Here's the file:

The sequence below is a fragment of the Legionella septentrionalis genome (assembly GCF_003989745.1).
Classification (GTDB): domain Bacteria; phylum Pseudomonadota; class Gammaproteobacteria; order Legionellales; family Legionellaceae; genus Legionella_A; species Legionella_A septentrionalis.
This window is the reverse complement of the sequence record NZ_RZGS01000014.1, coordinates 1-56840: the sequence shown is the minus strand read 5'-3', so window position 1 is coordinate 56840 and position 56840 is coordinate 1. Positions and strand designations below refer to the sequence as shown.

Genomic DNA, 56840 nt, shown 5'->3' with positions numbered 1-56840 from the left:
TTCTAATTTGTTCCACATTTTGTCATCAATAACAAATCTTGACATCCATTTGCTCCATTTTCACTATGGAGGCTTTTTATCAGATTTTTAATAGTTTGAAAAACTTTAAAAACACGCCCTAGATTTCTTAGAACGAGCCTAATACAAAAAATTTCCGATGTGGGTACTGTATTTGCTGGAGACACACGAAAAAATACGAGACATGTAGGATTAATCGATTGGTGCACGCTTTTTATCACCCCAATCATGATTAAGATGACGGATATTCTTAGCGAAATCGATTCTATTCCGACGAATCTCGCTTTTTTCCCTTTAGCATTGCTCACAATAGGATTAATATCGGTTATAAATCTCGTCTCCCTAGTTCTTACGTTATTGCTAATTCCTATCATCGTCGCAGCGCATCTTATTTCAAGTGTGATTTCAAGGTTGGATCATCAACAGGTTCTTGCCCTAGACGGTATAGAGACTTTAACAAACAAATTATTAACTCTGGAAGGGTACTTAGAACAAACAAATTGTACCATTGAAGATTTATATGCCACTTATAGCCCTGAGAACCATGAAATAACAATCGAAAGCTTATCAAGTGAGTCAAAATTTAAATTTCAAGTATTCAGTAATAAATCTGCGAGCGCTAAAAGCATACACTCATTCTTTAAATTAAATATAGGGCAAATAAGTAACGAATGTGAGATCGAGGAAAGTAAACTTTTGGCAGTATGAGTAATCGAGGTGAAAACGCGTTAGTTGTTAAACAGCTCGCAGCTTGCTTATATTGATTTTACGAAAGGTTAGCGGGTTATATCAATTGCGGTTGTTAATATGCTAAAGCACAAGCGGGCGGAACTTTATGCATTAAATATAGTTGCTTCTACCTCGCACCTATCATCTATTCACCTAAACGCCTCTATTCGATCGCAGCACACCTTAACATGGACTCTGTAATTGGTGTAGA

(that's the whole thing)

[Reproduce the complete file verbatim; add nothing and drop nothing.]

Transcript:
The sequence below is a fragment of the Legionella septentrionalis genome (assembly GCF_003989745.1).
Classification (GTDB): domain Bacteria; phylum Pseudomonadota; class Gammaproteobacteria; order Legionellales; family Legionellaceae; genus Legionella_A; species Legionella_A septentrionalis.
This window is the reverse complement of the sequence record NZ_RZGS01000014.1, coordinates 1-56840: the sequence shown is the minus strand read 5'-3', so window position 1 is coordinate 56840 and position 56840 is coordinate 1. Positions and strand designations below refer to the sequence as shown.

Genomic DNA, 56840 nt, shown 5'->3' with positions numbered 1-56840 from the left:
TTCTAATTTGTTCCACATTTTGTCATCAATAACAAATCTTGACATCCATTTGCTCCATTTTCACTATGGAGGCTTTTTATCAGATTTTTAATAGTTTGAAAAACTTTAAAAACACGCCCTAGATTTCTTAGAACGAGCCTAATACAAAAAATTTCCGATGTGGGTACTGTATTTGCTGGAGACACACGAAAAAATACGAGACATGTAGGATTAATCGATTGGTGCACGCTTTTTATCACCCCAATCATGATTAAGATGACGGATATTCTTAGCGAAATCGATTCTATTCCGACGAATCTCGCTTTTTTCCCTTTAGCATTGCTCACAATAGGATTAATATCGGTTATAAATCTCGTCTCCCTAGTTCTTACGTTATTGCTAATTCCTATCATCGTCGCAGCGCATCTTATTTCAAGTGTGATTTCAAGGTTGGATCATCAACAGGTTCTTGCCCTAGACGGTATAGAGACTTTAACAAACAAATTATTAACTCTGGAAGGGTACTTAGAACAAACAAATTGTACCATTGAAGATTTATATGCCACTTATAGCCCTGAGAACCATGAAATAACAATCGAAAGCTTATCAAGTGAGTCAAAATTTAAATTTCAAGTATTCAGTAATAAATCTGCGAGCGCTAAAAGCATACACTCATTCTTTAAATTAAATATAGGGCAAATAAGTAACGAATGTGAGATCGAGGAAAGTAAACTTTTGGCAGTATGAGTAATCGAGGTGAAAACGCGTTAGTTGTTAAACAGCTCGCAGCTTGCTTATATTGATTTTACGAAAGGTTAGCGGGTTATATCAATTGCGGTTGTTAATATGCTAAAGCACAAGCGGGCGGAACTTTATGCATTAAATATAGTTGCTTCTACCTCGCACCTATCATCTATTCACCTAAACGCCTCTATTCGATCGCAGCACACCTTAACATGGACTCTGTAATTGGTGTAGA